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Monday, May 20, 2024
Dr. Brown: Mysteries of dark energy and the expanding universe
It turns out there are more than two trillion galaxies and counting within the visible universe, which some physicists now believe represents but five per cent of the total universe. Richard Harley/Midjourney

Dennis Overbye of the New York Times is one of the best science writers in the world for good reasons: he talks to the principal scientists involved in the subject of interest, other well-qualified scientists not involved in the study and pulls it all together in a way the reader can understand without dumbing the material down too much.

His handling of the question of whether the force that continues to expand the universe is constant or not was well-covered and, along with other tried and true sources, provided the grist for this essay.

To begin, we’ve learned a lot about the universe in the last century. It started out as one galaxy — the Milky Way — but it turns out there are more than two trillion galaxies and counting within the visible universe, which some physicists now believe represents but five per cent of the total universe.

That’s mind boggling, as was earlier evidence that the universe was expanding and had a beginning probably as a tiny nugget of dense energy, which for reasons unknown, almost 14 billion years ago, inflated many times faster than the speed of light to the limit of the visible universe, all within a tiny fraction of the first second.

Then a mist of primordial matter formed and, within a few more seconds, more familiar particles and dark matter were created. That’s a busy paragraph, but so was the universe in those first few seconds of creation.

From that incredibly hot energetic shock-like beginning, the expansion of the universe began to slow and cool enough several hundred thousand years later for stable hydrogen and helium atoms to form — and 100 million years later, for the very first stars and galaxies to form.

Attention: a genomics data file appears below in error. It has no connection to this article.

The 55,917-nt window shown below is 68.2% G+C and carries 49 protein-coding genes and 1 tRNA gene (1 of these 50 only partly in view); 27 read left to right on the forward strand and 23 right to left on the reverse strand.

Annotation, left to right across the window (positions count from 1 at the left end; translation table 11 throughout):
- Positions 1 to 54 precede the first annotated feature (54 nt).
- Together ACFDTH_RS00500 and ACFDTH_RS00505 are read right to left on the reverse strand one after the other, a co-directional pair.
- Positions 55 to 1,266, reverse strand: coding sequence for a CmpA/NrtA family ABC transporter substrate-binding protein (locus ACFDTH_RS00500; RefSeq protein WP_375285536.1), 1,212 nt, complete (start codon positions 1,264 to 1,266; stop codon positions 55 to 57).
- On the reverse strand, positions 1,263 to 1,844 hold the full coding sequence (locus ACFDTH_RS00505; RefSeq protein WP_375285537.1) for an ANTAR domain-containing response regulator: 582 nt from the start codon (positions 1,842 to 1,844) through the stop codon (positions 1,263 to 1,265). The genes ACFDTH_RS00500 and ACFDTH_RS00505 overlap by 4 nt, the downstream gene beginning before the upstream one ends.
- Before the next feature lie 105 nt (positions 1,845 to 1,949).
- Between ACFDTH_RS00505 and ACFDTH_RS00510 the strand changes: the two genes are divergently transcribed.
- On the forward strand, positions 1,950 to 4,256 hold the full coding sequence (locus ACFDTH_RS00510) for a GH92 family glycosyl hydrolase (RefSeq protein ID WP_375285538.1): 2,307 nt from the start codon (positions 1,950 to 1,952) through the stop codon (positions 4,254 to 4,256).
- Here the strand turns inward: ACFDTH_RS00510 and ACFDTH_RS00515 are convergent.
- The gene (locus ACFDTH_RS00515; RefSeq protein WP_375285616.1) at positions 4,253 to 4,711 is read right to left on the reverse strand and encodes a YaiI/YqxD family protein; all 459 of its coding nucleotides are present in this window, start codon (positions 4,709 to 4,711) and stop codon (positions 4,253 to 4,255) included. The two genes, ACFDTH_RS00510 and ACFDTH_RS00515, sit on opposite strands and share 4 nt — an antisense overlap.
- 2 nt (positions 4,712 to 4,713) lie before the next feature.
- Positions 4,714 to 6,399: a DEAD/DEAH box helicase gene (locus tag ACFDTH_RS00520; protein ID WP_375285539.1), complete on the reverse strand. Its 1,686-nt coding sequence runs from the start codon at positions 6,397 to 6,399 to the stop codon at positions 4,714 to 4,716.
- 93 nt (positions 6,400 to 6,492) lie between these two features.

In a nutshell that’s what evidence and the standard model of the universe tells us, so far.

Mathematical models are just that: models based on reasonable assumptions and available observations, to account, in this case, for the evolution of the universe and serve as a framework to guide future studies.

But should one or more of those underlying assumptions turn out not to be true based on new observational evidence, it’s time to tweak the model or even toss it out and create a newer model that better fits emerging new observations.

That’s what’s happened to dark energy, the force behind the expansion of the universe. In the standard model, it was assumed to be constant.

The majority of galaxies are speeding away from one another, carried by the continuing expansion of the universe and the velocity at which they are doing so can be measured by employing the doppler effect: those moving away are red-shifted, the more so, the faster their retreating velocities.

To look far out is to look far back in time, and by identifying galaxies of different ages, it should be possible to compare the retreat velocities of galaxies in different time periods.

And If those velocities are similar across different time periods, dark energy can be assumed to be constant. But if the velocities differ between past time periods, suggests that dark energy is not constant, but varies over time.

To answer the question of whether dark energy is constant, a five-year study was recently launched to create a 3-D map of the positions and velocities of 40 million galaxies (sounds like a lot but for perspective, only 0.0000004 per cent of the estimated number of galaxies in the visible universe). Initial data suggests the rate of expansion of the universe may not be constant.

It’s early days in the study, much too early to upset the standard model, but the early observations do raise questions. What if the rate of expansion turns out to be slower or perhaps faster than current models suggest? Or, if the rate of expansion varies, could the continuing expansion of the universe turn into contraction and even a collapse of the universe, as some physicists love to speculate?

This is the grist of theoretical physicists who like to keep all options open regarding the big questions about the eventual fate of the universe. Will we know any better in a few years?

Maybe or never, considering the enormous scope of the universe (much of it out of sight forever because of the enormous distances involved and the fact that the speed of light is too slow for us to ever see those faraway galaxies) — or so we believe.

Dr. William Brown is a professor of neurology at McMaster University and co-founder of the InfoHealth series at the Niagara-on-the-Lake Public Library.  

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